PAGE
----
But don’t worry, when Pam has the nerve to go have comfort sex with Roy, he’s REALLY glad he’s with Karen now. Because it’s not like Pam might just be having a tough time, especially given that Phyllis basically made a carbon-copy of her planned wedding that never happened, and especially when she has no reason to assume Jim would ever be considering a hypothetical relationship with her.

It’s really just her fault for not being able to read his mind, clearly.

Jim’s less glad when Karen has the audacity to suggest that she actually finds a house in Scranton and moves out of her shitty motel, because the house that was available is only a couple of streets away from him and it’d be like “moving in together.” Pam of all people had to be the one to tell him he was being unfair.

When Karen finally learns of Jim’s former feelings for Pam and asks him about it, he tries to ignore her legitimate concerns:

Karen: Did you ever have a thing for Pam?

Jim: Pam? Did I ever have a thing for her? No Why, did she say something?

Karen: …I moved here from Connecticut.

Later, when Jim outright admits that he still has feelings for Pam, Karen insists on talking through it, the jerk. So we’re treated to lots of sympathetic shots of sleepy Jim, because his girlfriend who moved for him was a wee bit upset.

All this comes to a head when both Karen and Jim apply for a job with corporate in New York, and Karen broaches the subject of their future (after what could be read as a public confession of feelings from Pam the episode prior):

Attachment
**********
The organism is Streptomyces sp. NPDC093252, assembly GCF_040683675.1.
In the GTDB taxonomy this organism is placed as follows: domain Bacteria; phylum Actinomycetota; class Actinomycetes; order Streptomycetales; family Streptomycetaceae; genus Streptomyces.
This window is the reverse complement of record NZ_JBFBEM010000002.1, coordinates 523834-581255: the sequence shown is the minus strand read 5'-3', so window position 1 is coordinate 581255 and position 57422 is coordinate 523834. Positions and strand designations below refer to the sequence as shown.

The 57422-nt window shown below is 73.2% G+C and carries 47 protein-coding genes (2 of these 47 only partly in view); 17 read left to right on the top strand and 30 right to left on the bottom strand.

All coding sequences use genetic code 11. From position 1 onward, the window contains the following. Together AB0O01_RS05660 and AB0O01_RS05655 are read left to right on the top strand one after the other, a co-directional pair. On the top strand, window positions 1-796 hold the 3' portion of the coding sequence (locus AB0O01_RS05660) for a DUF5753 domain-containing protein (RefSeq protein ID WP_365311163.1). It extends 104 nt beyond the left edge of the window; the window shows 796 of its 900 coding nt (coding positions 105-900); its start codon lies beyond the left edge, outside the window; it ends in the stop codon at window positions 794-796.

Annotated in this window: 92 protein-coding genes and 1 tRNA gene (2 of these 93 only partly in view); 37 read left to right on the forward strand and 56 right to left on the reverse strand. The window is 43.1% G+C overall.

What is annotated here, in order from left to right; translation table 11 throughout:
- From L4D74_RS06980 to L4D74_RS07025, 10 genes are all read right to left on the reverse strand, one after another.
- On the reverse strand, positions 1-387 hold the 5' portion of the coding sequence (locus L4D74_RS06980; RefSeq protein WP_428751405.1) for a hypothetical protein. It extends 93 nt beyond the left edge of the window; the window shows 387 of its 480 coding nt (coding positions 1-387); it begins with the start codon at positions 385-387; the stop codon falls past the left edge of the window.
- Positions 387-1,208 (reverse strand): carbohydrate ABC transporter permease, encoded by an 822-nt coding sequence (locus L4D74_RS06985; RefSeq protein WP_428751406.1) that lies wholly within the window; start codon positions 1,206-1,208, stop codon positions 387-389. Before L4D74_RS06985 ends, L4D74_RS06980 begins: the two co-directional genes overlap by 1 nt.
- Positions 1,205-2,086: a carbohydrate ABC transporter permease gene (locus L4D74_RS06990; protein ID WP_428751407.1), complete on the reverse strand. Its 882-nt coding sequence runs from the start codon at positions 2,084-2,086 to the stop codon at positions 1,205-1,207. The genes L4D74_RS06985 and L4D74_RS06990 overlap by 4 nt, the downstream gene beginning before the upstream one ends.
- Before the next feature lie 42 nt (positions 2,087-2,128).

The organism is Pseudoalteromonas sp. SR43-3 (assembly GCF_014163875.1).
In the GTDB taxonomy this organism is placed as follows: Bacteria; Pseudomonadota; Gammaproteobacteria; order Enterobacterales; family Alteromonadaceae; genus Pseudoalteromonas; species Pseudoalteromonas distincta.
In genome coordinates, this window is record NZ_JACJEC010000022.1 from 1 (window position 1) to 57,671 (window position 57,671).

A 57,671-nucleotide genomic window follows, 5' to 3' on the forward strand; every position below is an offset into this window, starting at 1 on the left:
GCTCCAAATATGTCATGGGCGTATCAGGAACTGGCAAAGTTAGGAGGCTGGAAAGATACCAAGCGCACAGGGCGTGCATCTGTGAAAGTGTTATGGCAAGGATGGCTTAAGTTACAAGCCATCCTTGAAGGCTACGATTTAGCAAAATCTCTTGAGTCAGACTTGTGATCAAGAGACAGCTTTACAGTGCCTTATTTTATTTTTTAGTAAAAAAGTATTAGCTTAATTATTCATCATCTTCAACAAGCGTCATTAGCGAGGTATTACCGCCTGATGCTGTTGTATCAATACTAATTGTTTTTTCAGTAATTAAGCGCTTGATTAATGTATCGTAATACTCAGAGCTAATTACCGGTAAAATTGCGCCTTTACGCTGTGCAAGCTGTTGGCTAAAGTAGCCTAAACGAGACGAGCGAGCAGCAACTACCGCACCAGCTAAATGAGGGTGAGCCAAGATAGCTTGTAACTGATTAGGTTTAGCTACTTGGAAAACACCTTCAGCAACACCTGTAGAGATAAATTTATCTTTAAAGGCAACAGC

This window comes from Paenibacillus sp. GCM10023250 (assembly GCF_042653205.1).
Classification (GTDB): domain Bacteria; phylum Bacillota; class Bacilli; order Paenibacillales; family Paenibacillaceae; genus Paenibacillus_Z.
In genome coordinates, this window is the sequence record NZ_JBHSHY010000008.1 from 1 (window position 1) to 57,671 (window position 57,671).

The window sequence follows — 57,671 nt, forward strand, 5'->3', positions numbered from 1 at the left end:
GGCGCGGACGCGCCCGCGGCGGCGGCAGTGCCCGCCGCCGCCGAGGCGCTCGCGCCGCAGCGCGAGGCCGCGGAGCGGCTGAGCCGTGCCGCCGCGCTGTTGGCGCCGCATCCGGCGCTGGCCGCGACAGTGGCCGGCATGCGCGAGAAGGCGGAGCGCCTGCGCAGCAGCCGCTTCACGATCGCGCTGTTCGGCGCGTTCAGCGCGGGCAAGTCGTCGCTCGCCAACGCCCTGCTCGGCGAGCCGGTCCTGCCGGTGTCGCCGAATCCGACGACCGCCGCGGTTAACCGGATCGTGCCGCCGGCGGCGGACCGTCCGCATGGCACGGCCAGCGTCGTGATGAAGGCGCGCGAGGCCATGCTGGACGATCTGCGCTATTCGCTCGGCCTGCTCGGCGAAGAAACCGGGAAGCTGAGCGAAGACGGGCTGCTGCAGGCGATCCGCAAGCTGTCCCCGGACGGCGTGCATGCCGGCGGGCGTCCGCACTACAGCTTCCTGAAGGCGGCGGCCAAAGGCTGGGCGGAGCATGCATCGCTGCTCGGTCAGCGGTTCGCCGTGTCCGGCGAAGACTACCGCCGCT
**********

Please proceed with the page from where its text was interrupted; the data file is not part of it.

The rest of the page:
Karen: Well, if you get the job then I’d move here with you. Would you move with me? I’m not stupid, okay? I was at the beach. We won’t have a future in Scranton. There’s one too many people there.

Jim: You mean Kevin?

Karen: Exactly. But you get it, right? Can’t stay there.

Jim: Yeah, I do.

That’s nice, Jim. Make a joke about it. It’s almost as nice as the fact that you abandon her in New York City because you want to go grab dinner with Pam.

No literally; he was Karen’s ride. And I’m also pretty sure she was passed up for the job in favor of Ryan because of Dunder Mifflin’s sexist culture, though that’s an issue for another day.

But that’s the saga of Karen! A girlfriend Jim used to hide behind and drag along because he was still determined to punish another woman for not immediately jumping at the chance to be with him after one kiss. Honestly, the only good of it that came was Karen telling Jim off in Season 4: